• Leafy vegetables, such as spinach or collard greens.
• Fruits, including blackberries, grapes, tomatoes, oranges, nectarines, grapefruits, cantaloupes, cantaloupe, kiwi, prune juice, and bananas
• Vegetables, including carrots, potatoes, sweet potatoes, squash, broccoli, zucchini, eggplant, squash, cucumbers, and water chestnuts
• Beans, such as lima beans
• Nuts and seeds, such as pistachios, almonds, and pumpkin seeds
• Dairy products, including fat-free yogurt and fat-free or low-fat milk
• Meat, poultry and fish, such as grouper and tuna.
• Molasses
• Cambur
• Artichokes
• Raisins
• Dates
• Cocoa powder
Some people, especially those with kidney problems, can benefit from a low potassium diet.
Other benefits of potassium
The Department of Nutrition of the International Organization for Migration (IOM) and the Department of Agriculture of the United States, indicates that both for babies, children and adults the adequate intake of potassium is between 400 and 4,700 milligrams per day. For pregnant women, it is specified that the daily requirement is 4700 milligrams, and during lactation it will be 5100 milligrams. It should be noted that during pregnancy, the body requires specific amounts of potassium, as it maintains the body's fluid and electrolyte balance.
Ideal for pregnancy
The potassium is essential in muscle contraction in the transmission of nerve impulses, and the energy release of vital nutrients such as fats, proteins and carbohydrates. Combined with sodium, the presence of this mineral moderates the level of blood pressure, one of the most important medical factors in pregnancy.
On the other hand, women after menopause are also favored with the consumption of potassium, since it is effective in preventing strokes.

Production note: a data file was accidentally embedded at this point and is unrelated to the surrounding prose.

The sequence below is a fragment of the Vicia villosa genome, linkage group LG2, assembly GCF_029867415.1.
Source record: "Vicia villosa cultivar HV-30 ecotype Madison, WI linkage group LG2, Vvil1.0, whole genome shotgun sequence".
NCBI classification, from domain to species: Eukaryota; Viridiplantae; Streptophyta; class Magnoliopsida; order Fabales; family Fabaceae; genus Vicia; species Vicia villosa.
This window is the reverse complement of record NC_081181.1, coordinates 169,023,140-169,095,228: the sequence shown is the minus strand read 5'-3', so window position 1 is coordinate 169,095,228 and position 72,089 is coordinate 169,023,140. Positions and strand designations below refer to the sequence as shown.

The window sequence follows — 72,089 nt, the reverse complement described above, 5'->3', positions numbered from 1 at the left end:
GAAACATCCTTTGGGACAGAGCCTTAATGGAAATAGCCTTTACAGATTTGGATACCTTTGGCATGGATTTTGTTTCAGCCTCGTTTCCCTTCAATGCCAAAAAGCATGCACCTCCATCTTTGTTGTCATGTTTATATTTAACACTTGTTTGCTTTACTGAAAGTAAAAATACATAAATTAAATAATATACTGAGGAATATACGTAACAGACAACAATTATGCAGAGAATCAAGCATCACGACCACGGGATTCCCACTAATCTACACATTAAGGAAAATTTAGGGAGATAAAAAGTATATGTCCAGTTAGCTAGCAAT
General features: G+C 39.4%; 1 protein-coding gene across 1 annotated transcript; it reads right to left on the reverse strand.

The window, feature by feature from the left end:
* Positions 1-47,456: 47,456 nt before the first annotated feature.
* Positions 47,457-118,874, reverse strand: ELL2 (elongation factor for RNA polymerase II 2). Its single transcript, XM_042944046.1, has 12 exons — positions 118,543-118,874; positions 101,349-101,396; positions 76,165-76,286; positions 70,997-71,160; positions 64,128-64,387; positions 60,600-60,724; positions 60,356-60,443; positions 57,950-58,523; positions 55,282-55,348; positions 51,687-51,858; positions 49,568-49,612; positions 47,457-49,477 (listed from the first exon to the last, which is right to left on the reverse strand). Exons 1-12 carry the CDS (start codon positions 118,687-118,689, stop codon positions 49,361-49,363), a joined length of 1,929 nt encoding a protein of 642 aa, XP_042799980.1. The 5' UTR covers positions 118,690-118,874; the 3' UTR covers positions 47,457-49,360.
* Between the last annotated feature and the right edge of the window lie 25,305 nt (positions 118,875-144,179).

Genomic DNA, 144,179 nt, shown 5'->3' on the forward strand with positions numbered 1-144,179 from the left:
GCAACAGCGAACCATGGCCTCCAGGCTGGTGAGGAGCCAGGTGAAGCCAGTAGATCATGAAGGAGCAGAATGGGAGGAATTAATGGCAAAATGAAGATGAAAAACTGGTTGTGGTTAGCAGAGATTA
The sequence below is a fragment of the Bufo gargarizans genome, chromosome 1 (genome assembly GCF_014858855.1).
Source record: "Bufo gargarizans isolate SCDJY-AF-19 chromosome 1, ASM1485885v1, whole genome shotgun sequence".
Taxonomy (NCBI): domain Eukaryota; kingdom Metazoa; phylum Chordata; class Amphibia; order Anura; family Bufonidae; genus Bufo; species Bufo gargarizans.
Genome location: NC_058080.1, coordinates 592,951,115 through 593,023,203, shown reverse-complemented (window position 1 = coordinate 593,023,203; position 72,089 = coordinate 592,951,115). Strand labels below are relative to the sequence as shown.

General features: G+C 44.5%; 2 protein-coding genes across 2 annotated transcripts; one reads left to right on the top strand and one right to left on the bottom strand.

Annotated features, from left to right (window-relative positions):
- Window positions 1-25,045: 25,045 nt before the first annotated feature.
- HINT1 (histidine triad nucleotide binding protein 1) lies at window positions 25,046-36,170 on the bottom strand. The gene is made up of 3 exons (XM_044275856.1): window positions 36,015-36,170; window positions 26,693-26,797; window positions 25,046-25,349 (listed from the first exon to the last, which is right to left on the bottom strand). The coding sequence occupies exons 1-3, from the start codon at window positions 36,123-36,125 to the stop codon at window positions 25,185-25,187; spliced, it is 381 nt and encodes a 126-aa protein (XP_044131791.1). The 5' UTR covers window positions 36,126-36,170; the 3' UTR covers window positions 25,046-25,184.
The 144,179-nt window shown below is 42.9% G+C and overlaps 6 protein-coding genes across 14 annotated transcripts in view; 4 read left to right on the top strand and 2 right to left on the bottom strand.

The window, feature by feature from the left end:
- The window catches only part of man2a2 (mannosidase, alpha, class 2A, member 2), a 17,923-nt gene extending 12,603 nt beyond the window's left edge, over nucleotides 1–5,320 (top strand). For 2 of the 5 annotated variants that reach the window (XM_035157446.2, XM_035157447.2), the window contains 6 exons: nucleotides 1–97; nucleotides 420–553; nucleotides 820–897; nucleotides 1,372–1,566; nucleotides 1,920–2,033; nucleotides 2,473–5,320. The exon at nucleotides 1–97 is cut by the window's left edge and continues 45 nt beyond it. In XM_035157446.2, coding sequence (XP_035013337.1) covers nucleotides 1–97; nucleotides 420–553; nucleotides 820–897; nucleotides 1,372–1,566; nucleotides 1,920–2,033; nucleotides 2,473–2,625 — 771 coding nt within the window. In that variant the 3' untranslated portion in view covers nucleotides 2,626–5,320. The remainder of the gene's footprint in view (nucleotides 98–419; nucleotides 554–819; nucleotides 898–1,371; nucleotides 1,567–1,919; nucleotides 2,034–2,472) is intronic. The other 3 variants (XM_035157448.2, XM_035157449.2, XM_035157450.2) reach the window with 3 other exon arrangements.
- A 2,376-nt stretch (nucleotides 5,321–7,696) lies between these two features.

This is reported by the results of a study published in the journal Stroke, involving 90,137 postmenopausal women, aged between 50 and 79 years, and it was shown that those who consumed a greater amount of the mineral were 12% less likely to suffer a stroke and 16% less tendency to suffer an ischemic stroke.
The benefits of potassium can also be used by athletes and its combination with magnesium improves relaxation and muscle recovery. If you do physical exercise, you have to know that these two minerals are essential in our diet, because they reinforce physical performance, reducing the feeling of fatigue, and recovering muscle tone.
Health risks of taking too much potassium
As essential as potassium is, it's not just about increasing your potassium intake. Too little or too much potassium in the blood can cause some serious health problems, and there are often no symptoms of either problem.
Some people are more at risk of developing high potassium levels than others. Your kidneys help regulate the amount of potassium in your body. People who have kidney problems, such as chronic kidney disease, should not get too much potassium; If they do, they could develop too much potassium in the blood, which is also known as hyperkalemia.

Hormonal imbalances may be to blame for a range of unwanted symptoms from fatigue or weight gain to itchy skin or low mood. Hormones are chemicals produced by glands in the endocrine system and released into the bloodstream. An imbalance occurs when there is too much or too little of a hormone.